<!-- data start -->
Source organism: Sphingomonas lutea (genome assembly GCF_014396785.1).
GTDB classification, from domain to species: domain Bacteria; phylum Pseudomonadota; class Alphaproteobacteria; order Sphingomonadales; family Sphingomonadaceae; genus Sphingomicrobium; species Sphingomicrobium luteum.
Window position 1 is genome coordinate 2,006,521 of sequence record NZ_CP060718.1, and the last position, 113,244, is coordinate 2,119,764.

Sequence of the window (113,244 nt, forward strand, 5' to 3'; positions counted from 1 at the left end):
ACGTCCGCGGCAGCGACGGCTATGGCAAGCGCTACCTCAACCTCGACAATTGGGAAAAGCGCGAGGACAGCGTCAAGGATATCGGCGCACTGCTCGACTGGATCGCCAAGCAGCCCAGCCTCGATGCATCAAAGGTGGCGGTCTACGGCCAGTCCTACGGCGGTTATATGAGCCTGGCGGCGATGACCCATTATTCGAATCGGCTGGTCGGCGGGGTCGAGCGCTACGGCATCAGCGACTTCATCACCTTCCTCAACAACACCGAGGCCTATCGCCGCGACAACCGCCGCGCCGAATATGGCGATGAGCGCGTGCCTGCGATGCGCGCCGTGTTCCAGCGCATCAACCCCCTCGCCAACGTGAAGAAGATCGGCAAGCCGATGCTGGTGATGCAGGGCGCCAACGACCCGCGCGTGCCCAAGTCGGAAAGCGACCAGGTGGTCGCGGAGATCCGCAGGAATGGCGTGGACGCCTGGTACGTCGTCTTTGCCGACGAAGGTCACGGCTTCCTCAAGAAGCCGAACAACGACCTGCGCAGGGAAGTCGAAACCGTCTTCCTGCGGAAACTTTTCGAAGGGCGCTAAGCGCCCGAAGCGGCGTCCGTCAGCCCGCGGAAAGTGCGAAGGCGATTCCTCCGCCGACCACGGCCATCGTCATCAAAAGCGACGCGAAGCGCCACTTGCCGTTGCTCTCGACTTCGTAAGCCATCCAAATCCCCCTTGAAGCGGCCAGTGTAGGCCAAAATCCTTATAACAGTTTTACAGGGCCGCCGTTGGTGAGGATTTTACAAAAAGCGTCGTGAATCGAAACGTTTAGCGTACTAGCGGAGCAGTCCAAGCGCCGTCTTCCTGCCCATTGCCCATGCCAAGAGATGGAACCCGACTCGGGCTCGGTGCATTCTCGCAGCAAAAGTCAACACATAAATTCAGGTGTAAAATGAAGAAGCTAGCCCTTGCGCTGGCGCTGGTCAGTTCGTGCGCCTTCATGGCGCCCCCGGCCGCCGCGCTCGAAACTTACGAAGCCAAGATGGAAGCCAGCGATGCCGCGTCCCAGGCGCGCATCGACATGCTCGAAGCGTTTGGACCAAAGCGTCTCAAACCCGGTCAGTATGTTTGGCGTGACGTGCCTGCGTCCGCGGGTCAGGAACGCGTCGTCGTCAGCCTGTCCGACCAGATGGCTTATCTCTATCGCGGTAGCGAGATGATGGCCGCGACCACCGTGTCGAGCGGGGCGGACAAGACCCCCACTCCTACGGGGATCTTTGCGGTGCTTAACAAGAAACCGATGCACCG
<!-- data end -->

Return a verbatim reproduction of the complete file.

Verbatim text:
Source organism: Sphingomonas lutea (genome assembly GCF_014396785.1).
GTDB classification, from domain to species: domain Bacteria; phylum Pseudomonadota; class Alphaproteobacteria; order Sphingomonadales; family Sphingomonadaceae; genus Sphingomicrobium; species Sphingomicrobium luteum.
Window position 1 is genome coordinate 2,006,521 of sequence record NZ_CP060718.1, and the last position, 113,244, is coordinate 2,119,764.

Sequence of the window (113,244 nt, forward strand, 5' to 3'; positions counted from 1 at the left end):
ACGTCCGCGGCAGCGACGGCTATGGCAAGCGCTACCTCAACCTCGACAATTGGGAAAAGCGCGAGGACAGCGTCAAGGATATCGGCGCACTGCTCGACTGGATCGCCAAGCAGCCCAGCCTCGATGCATCAAAGGTGGCGGTCTACGGCCAGTCCTACGGCGGTTATATGAGCCTGGCGGCGATGACCCATTATTCGAATCGGCTGGTCGGCGGGGTCGAGCGCTACGGCATCAGCGACTTCATCACCTTCCTCAACAACACCGAGGCCTATCGCCGCGACAACCGCCGCGCCGAATATGGCGATGAGCGCGTGCCTGCGATGCGCGCCGTGTTCCAGCGCATCAACCCCCTCGCCAACGTGAAGAAGATCGGCAAGCCGATGCTGGTGATGCAGGGCGCCAACGACCCGCGCGTGCCCAAGTCGGAAAGCGACCAGGTGGTCGCGGAGATCCGCAGGAATGGCGTGGACGCCTGGTACGTCGTCTTTGCCGACGAAGGTCACGGCTTCCTCAAGAAGCCGAACAACGACCTGCGCAGGGAAGTCGAAACCGTCTTCCTGCGGAAACTTTTCGAAGGGCGCTAAGCGCCCGAAGCGGCGTCCGTCAGCCCGCGGAAAGTGCGAAGGCGATTCCTCCGCCGACCACGGCCATCGTCATCAAAAGCGACGCGAAGCGCCACTTGCCGTTGCTCTCGACTTCGTAAGCCATCCAAATCCCCCTTGAAGCGGCCAGTGTAGGCCAAAATCCTTATAACAGTTTTACAGGGCCGCCGTTGGTGAGGATTTTACAAAAAGCGTCGTGAATCGAAACGTTTAGCGTACTAGCGGAGCAGTCCAAGCGCCGTCTTCCTGCCCATTGCCCATGCCAAGAGATGGAACCCGACTCGGGCTCGGTGCATTCTCGCAGCAAAAGTCAACACATAAATTCAGGTGTAAAATGAAGAAGCTAGCCCTTGCGCTGGCGCTGGTCAGTTCGTGCGCCTTCATGGCGCCCCCGGCCGCCGCGCTCGAAACTTACGAAGCCAAGATGGAAGCCAGCGATGCCGCGTCCCAGGCGCGCATCGACATGCTCGAAGCGTTTGGACCAAAGCGTCTCAAACCCGGTCAGTATGTTTGGCGTGACGTGCCTGCGTCCGCGGGTCAGGAACGCGTCGTCGTCAGCCTGTCCGACCAGATGGCTTATCTCTATCGCGGTAGCGAGATGATGGCCGCGACCACCGTGTCGAGCGGGGCGGACAAGACCCCCACTCCTACGGGGATCTTTGCGGTGCTTAACAAGAAACCGATGCACCG